1996-12-16 - NYT: Faulty Crypto Policy

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From: John Young <jya@pipeline.com>
To: cypherpunks@toad.com
Message Hash: f9dea1f84b603b1c4c46b91c21c308478580828003737cdbb874650ce635b7db
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UTC Datetime: 1996-12-16 12:56:26 UTC
Raw Date: Mon, 16 Dec 1996 04:56:26 -0800 (PST)

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From: John Young <jya@pipeline.com>
Date: Mon, 16 Dec 1996 04:56:26 -0800 (PST)
To: cypherpunks@toad.com
Subject: NYT: Faulty Crypto Policy
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Content-Type: text/plain

   The New York Times, December 16, 1996, p. A14.

   Another Faulty Encryption Policy [Editorial]

   The Clinton Administration has issued its third plan in as
   many years to keep powerful encryption programs for
   telephone and computer messages out of the hands of
   international terrorists and criminals. But this latest
   plan to control the export of encryption software, like the
   two before it, is unworkable and risks trampling on privacy
   rights and harming American software firms.

   Encryption in the hands of criminals unquestionably makes
   law enforcement hard. But the greatest use of encryption is
   by banks and other legal businesses that need to transmit
   confidential data without fear of interception. In
   legitimate hands, encryption helps to prevent crime.

   The Administration first sought to steer all Americans
   toward an encryption standard that Washington would design,
   thus preserving the Government's ability to tap phone
   calls. But after sharp criticism of Government snooping,
   the Administration retreated to a policy, still rejected by
   most privacy advocates and software firms, aimed at exports
   of encryption programs. The newly released regulations,
   which were supposed to implement the October policy, in
   fact make a flawed policy even worse.

   The one consistent thread through the Administration's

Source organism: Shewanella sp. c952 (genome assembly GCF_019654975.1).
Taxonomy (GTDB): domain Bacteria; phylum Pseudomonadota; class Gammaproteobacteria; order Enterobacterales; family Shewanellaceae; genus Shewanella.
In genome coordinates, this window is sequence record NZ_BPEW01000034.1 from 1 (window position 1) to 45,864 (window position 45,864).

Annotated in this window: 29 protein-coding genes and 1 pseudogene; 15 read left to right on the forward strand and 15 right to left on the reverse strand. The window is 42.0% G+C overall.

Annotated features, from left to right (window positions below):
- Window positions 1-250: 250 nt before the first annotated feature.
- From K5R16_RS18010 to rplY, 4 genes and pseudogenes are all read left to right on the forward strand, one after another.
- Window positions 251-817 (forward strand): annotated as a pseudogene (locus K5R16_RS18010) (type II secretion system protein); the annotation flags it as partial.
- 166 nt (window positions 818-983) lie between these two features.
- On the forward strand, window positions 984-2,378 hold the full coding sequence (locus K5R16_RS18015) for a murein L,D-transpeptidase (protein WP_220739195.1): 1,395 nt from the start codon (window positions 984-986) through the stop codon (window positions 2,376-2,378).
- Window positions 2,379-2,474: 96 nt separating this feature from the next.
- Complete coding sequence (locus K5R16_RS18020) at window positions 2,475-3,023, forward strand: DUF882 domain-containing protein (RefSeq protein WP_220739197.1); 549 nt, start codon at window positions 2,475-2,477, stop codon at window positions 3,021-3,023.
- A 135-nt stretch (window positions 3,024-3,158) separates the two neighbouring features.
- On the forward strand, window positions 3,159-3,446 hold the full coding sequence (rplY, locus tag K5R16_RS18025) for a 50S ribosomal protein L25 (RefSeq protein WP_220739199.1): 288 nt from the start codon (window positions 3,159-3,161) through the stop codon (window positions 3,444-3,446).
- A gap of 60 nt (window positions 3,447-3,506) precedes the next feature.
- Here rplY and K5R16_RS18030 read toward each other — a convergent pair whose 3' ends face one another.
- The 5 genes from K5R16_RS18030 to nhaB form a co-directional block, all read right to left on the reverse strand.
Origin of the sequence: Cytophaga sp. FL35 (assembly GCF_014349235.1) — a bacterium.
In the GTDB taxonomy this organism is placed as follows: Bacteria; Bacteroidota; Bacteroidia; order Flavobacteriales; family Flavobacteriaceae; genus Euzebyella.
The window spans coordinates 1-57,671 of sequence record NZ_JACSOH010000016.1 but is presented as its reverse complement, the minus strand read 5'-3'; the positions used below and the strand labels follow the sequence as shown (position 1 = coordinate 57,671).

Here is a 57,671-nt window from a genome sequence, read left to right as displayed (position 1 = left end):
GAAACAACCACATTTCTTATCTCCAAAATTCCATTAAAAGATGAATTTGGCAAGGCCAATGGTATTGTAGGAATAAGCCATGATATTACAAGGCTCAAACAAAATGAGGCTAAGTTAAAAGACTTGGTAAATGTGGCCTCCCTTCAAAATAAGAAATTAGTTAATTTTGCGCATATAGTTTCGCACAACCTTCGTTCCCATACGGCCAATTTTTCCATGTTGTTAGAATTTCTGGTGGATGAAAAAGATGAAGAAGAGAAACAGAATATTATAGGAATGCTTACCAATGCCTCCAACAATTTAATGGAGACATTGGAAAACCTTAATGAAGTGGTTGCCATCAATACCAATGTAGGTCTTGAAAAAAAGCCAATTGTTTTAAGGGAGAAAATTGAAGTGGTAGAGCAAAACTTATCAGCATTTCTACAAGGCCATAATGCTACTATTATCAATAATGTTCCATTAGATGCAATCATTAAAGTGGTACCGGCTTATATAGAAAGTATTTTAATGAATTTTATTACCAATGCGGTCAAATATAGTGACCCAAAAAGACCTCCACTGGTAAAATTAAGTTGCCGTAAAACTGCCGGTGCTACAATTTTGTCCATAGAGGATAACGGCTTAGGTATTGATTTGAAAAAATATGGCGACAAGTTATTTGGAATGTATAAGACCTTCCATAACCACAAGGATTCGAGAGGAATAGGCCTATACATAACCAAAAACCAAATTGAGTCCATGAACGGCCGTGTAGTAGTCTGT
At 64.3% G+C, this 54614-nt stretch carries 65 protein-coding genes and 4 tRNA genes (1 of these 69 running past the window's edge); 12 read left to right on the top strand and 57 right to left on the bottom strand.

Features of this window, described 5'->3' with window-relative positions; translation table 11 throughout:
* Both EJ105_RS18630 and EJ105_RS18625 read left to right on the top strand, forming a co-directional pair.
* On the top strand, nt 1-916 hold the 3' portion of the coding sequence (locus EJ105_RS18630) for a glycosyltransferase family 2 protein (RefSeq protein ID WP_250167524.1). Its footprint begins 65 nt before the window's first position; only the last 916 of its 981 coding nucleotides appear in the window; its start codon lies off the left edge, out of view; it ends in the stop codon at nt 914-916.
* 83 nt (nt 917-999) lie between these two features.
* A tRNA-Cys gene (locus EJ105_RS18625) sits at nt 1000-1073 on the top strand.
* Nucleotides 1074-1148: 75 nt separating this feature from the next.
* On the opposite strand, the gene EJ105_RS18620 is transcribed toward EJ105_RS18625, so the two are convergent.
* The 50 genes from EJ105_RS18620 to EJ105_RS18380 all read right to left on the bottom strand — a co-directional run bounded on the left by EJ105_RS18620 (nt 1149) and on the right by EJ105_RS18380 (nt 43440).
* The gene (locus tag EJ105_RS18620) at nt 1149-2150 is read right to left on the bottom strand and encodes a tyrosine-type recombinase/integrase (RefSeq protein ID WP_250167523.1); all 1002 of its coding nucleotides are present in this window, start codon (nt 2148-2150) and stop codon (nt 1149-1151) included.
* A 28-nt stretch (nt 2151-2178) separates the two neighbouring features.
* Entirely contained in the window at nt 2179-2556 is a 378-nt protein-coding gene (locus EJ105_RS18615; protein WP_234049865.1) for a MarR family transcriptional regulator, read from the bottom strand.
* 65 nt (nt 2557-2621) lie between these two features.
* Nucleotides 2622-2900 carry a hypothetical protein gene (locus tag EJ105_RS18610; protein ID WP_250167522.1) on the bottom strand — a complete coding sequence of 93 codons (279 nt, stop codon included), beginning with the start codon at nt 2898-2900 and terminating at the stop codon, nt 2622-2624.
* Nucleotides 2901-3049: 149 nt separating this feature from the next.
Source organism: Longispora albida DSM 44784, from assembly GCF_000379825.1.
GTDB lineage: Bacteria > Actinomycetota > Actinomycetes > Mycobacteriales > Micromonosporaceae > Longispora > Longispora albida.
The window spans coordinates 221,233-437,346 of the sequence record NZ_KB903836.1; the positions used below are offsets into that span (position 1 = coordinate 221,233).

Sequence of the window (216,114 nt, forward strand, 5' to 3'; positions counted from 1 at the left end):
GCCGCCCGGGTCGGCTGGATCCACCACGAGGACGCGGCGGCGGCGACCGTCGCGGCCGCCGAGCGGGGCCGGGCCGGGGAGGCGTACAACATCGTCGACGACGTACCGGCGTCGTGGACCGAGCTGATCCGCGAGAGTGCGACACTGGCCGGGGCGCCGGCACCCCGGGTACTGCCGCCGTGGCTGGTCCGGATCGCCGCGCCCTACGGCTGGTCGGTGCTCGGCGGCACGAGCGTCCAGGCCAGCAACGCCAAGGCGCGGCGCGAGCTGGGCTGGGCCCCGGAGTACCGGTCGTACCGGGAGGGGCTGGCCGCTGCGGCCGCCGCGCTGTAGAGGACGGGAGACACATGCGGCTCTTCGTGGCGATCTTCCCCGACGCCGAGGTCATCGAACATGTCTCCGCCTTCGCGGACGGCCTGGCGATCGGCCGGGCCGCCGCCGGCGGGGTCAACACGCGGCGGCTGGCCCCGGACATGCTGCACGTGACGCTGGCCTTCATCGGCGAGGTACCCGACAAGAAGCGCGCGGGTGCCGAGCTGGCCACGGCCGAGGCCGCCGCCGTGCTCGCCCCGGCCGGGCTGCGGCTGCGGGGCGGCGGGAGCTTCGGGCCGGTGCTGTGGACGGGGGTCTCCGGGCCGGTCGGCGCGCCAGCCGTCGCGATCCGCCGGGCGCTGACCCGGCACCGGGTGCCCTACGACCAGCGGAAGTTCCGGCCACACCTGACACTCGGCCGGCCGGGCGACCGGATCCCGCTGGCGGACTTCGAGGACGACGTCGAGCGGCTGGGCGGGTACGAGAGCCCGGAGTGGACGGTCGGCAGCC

plans is commitment to an encryption standard that uses
   mathematical "passwords" to scramble messages. The
   Government would then have the technical capacity to
   recover passwords, upon court order, and unscramble the
   phone or computer message.

   But the new policy will not succeed abroad. The
   Administration insists it needs not only to unscramble
   stored computer files but also to tap phone and computer
   messages, without the caller's knowledge, as they are
   transmitted. That would in effect require the foreign
   purchaser of American software to deposit its passwords
   with a reputable outside party -- a government agency, a
   bank or the computer firm from which it bought the software
   -- which would relinquish them upon court order and without
   notifying the user. What foreign company or individual will
   purchase software that is prey to undisclosed Government
   snooping when they can, buy equally powerful encryption
   from foreign firms that offer no such path for

   The plan runs into other insolvable problems. It does not
   propose prohibiting powerful encryption software for
   domestic purchase, where such programs are constitutionally
   protected and already in wide use. Thus anyone could, with
   a few key strokes, send the domestically available programs
   over the Internet to Europe and beyond.

   The Administration also fears that software firms will
   write their programs so that the powerful domestic versions
   communicate readily with the easier-to-tap export products.
   If so, the technical result would be that criminals here
   and abroad could communicate out of reach of Government
   wiretaps. The Administration proposes to solve that problem
   by prohibiting software firms from providing easy
   communication between their domestic and export products.
   But that would make American export encryption programs
   unsellable abroad.

   A panel of the National Research Council recommended that
   Washington drop export restrictions on encryption software
   already available abroad, beef up the F.B.I.'s ability to
   crack private encryption codes and support private efforts
   to develop high quality encryption to stop illegal
   eavesdropping. Those steps will improve communications
   security and will not put Government law officers in
   corporate boardrooms, open E-mail to instant wiretaps or
   send foreign customers toward European and Asian software